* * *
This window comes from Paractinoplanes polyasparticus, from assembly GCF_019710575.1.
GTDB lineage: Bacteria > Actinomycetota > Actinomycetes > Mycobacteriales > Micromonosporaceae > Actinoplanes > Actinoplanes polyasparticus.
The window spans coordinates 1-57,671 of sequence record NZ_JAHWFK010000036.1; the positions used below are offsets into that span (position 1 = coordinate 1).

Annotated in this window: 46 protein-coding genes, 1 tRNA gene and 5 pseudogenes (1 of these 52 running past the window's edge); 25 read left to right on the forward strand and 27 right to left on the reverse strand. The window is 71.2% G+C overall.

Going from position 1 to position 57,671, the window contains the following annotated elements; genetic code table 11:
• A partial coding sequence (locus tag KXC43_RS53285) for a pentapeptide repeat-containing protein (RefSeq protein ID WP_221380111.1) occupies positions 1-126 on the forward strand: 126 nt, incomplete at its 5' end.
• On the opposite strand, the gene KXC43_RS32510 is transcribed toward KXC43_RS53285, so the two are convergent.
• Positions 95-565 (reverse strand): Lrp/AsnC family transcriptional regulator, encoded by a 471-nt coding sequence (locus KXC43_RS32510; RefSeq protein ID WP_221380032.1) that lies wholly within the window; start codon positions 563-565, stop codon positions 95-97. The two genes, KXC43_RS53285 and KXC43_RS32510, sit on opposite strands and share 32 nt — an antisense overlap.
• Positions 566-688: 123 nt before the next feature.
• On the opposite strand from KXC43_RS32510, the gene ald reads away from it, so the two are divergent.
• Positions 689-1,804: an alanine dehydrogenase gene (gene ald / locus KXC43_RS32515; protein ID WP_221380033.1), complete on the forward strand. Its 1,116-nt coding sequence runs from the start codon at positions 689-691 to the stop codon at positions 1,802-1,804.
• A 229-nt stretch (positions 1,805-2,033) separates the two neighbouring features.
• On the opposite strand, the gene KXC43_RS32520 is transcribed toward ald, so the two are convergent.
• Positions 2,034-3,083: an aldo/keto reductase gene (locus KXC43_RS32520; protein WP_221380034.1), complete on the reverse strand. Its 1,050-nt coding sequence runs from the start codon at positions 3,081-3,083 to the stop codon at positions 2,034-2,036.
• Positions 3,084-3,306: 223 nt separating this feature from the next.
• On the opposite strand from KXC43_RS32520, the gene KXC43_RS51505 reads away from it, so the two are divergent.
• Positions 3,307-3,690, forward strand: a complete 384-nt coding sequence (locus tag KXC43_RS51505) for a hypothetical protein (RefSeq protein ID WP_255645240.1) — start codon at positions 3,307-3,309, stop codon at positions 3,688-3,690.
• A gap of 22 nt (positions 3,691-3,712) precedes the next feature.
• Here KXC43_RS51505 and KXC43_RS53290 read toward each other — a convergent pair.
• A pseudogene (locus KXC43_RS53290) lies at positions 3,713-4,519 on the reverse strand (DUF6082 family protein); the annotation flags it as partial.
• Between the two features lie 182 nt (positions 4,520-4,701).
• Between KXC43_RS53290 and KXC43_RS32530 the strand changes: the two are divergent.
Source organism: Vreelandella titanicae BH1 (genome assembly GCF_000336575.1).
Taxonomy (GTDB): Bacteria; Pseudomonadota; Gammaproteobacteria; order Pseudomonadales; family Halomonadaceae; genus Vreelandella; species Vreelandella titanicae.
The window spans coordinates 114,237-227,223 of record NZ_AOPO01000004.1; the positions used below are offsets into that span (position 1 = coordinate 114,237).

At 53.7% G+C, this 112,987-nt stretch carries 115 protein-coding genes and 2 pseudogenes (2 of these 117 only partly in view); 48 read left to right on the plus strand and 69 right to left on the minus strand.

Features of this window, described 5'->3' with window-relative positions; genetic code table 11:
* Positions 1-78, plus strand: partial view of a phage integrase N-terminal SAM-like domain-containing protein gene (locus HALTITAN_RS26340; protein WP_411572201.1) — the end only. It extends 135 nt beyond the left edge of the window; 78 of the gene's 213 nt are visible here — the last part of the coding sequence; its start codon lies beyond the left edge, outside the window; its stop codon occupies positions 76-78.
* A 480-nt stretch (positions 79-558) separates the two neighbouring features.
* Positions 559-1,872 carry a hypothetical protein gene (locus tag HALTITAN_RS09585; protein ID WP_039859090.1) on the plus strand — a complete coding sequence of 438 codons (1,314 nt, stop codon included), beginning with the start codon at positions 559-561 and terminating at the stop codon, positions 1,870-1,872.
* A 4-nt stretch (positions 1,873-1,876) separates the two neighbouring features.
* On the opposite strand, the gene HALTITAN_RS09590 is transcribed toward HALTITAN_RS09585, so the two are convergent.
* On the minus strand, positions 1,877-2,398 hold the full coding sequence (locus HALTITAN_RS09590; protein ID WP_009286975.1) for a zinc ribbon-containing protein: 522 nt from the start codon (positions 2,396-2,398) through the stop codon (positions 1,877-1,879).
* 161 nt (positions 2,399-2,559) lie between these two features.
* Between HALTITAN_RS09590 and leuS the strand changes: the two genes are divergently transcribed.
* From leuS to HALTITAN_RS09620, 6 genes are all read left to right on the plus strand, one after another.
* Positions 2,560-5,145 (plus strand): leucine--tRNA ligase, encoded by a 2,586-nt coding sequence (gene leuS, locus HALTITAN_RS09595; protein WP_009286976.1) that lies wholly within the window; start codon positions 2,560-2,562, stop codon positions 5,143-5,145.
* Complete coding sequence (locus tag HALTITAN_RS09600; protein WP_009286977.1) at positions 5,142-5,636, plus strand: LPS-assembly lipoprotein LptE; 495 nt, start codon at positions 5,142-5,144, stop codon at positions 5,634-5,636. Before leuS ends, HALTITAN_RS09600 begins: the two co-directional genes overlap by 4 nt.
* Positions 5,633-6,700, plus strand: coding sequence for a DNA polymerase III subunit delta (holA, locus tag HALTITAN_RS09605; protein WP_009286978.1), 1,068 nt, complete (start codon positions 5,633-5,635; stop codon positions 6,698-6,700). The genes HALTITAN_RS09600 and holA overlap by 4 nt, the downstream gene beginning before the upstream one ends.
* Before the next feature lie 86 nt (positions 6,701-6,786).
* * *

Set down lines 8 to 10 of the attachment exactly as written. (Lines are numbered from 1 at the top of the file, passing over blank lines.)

• Positions 95-565 (reverse strand): Lrp/AsnC family transcriptional regulator, encoded by a 471-nt coding sequence (locus KXC43_RS32510; RefSeq protein ID WP_221380032.1) that lies wholly within the window; start codon positions 563-565, stop codon positions 95-97. The two genes, KXC43_RS53285 and KXC43_RS32510, sit on opposite strands and share 32 nt — an antisense overlap.
• Positions 566-688: 123 nt before the next feature.
• On the opposite strand from KXC43_RS32510, the gene ald reads away from it, so the two are divergent.